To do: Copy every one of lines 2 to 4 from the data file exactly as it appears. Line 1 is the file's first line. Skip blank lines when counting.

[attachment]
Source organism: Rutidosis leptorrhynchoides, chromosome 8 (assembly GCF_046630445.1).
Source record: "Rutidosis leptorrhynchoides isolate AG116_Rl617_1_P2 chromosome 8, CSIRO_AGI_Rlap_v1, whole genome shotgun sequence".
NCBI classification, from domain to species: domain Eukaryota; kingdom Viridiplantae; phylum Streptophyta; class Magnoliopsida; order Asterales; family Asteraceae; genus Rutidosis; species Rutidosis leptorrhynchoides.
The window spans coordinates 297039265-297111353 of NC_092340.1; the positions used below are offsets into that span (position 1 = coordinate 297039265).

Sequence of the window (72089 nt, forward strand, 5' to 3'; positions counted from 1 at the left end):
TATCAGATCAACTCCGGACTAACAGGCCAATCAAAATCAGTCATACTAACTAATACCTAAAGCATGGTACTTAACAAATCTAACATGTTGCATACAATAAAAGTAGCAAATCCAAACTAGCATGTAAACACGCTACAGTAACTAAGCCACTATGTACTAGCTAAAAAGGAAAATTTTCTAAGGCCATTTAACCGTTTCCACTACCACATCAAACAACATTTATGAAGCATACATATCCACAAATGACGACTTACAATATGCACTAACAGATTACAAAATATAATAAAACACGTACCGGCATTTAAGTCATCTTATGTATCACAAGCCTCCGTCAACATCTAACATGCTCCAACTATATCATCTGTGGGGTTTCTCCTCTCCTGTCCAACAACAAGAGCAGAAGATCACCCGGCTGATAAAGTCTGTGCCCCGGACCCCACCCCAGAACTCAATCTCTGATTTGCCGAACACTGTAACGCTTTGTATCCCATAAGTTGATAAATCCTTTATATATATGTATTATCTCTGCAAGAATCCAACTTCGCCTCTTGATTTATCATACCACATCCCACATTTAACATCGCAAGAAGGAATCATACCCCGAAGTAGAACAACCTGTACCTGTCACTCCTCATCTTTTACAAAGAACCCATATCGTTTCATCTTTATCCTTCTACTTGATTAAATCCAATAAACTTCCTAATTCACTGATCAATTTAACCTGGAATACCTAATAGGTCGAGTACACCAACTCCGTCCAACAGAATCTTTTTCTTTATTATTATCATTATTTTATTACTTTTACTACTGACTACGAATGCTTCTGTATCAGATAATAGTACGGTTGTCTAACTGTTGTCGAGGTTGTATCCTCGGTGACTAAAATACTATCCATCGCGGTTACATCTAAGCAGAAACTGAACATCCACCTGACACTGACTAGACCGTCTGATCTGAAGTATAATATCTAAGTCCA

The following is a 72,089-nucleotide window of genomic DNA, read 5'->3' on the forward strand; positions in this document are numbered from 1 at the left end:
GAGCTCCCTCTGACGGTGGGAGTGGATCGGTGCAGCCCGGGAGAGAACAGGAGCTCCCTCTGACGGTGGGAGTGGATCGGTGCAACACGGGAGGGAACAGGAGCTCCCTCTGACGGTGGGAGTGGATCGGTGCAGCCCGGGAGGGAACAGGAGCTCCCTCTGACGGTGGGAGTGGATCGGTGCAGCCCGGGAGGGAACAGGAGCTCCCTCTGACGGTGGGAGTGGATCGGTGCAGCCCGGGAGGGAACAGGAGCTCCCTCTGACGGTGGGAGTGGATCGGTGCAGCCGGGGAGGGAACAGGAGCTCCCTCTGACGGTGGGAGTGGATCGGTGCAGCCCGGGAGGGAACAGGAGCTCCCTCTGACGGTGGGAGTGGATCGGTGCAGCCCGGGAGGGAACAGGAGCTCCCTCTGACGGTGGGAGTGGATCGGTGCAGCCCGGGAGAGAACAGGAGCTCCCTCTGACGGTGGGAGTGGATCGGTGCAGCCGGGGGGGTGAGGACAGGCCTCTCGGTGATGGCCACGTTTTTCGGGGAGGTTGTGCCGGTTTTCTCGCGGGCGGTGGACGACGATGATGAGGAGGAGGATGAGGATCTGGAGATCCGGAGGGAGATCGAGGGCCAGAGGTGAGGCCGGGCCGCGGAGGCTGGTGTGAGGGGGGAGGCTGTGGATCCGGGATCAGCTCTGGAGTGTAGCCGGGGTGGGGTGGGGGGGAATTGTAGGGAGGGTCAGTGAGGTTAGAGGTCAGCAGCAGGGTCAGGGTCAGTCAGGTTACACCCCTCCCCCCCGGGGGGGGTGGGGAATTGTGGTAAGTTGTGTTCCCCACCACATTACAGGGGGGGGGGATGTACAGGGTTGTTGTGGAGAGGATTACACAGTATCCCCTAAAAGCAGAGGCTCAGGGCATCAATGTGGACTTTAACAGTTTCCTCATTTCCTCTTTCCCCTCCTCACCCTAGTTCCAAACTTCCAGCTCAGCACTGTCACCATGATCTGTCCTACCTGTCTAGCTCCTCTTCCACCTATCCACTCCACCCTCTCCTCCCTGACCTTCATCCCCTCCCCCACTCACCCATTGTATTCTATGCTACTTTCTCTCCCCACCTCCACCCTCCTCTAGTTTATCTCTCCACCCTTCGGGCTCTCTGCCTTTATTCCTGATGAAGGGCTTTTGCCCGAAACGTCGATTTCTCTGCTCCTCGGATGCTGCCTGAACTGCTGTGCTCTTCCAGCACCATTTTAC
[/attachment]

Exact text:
Source record: "Rutidosis leptorrhynchoides isolate AG116_Rl617_1_P2 chromosome 8, CSIRO_AGI_Rlap_v1, whole genome shotgun sequence".
NCBI classification, from domain to species: domain Eukaryota; kingdom Viridiplantae; phylum Streptophyta; class Magnoliopsida; order Asterales; family Asteraceae; genus Rutidosis; species Rutidosis leptorrhynchoides.
The window spans coordinates 297039265-297111353 of NC_092340.1; the positions used below are offsets into that span (position 1 = coordinate 297039265).